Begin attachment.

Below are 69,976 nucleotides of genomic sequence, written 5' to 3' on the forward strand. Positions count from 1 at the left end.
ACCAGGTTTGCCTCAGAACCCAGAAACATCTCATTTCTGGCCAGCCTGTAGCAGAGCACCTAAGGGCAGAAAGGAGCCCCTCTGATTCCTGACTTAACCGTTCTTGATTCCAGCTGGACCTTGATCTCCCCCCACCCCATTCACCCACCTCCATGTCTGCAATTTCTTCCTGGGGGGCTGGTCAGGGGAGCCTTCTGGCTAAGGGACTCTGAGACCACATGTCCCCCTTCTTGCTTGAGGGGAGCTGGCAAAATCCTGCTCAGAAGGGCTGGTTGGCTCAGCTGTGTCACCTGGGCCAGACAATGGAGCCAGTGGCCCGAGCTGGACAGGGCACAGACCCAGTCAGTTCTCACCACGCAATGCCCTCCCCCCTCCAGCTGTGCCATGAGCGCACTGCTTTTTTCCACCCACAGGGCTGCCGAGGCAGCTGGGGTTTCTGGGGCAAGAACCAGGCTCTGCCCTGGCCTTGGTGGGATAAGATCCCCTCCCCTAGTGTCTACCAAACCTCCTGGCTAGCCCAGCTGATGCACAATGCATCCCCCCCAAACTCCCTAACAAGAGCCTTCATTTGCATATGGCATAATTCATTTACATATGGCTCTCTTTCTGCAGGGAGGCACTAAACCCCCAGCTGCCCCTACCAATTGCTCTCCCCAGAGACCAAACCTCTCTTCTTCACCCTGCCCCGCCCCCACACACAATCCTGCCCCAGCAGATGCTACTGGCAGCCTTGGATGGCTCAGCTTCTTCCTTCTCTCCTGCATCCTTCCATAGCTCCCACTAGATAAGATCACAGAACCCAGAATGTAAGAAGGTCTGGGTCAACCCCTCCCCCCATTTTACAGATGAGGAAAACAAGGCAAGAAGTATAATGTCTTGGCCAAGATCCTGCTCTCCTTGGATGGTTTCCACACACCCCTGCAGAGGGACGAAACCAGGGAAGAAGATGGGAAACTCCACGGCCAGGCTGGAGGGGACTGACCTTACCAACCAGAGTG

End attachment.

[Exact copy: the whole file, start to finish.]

Below are 69,976 nucleotides of genomic sequence, written 5' to 3' on the forward strand. Positions count from 1 at the left end.
ACCAGGTTTGCCTCAGAACCCAGAAACATCTCATTTCTGGCCAGCCTGTAGCAGAGCACCTAAGGGCAGAAAGGAGCCCCTCTGATTCCTGACTTAACCGTTCTTGATTCCAGCTGGACCTTGATCTCCCCCCACCCCATTCACCCACCTCCATGTCTGCAATTTCTTCCTGGGGGGCTGGTCAGGGGAGCCTTCTGGCTAAGGGACTCTGAGACCACATGTCCCCCTTCTTGCTTGAGGGGAGCTGGCAAAATCCTGCTCAGAAGGGCTGGTTGGCTCAGCTGTGTCACCTGGGCCAGACAATGGAGCCAGTGGCCCGAGCTGGACAGGGCACAGACCCAGTCAGTTCTCACCACGCAATGCCCTCCCCCCTCCAGCTGTGCCATGAGCGCACTGCTTTTTTCCACCCACAGGGCTGCCGAGGCAGCTGGGGTTTCTGGGGCAAGAACCAGGCTCTGCCCTGGCCTTGGTGGGATAAGATCCCCTCCCCTAGTGTCTACCAAACCTCCTGGCTAGCCCAGCTGATGCACAATGCATCCCCCCCAAACTCCCTAACAAGAGCCTTCATTTGCATATGGCATAATTCATTTACATATGGCTCTCTTTCTGCAGGGAGGCACTAAACCCCCAGCTGCCCCTACCAATTGCTCTCCCCAGAGACCAAACCTCTCTTCTTCACCCTGCCCCGCCCCCACACACAATCCTGCCCCAGCAGATGCTACTGGCAGCCTTGGATGGCTCAGCTTCTTCCTTCTCTCCTGCATCCTTCCATAGCTCCCACTAGATAAGATCACAGAACCCAGAATGTAAGAAGGTCTGGGTCAACCCCTCCCCCCATTTTACAGATGAGGAAAACAAGGCAAGAAGTATAATGTCTTGGCCAAGATCCTGCTCTCCTTGGATGGTTTCCACACACCCCTGCAGAGGGACGAAACCAGGGAAGAAGATGGGAAACTCCACGGCCAGGCTGGAGGGGACTGACCTTACCAACCAGAGTG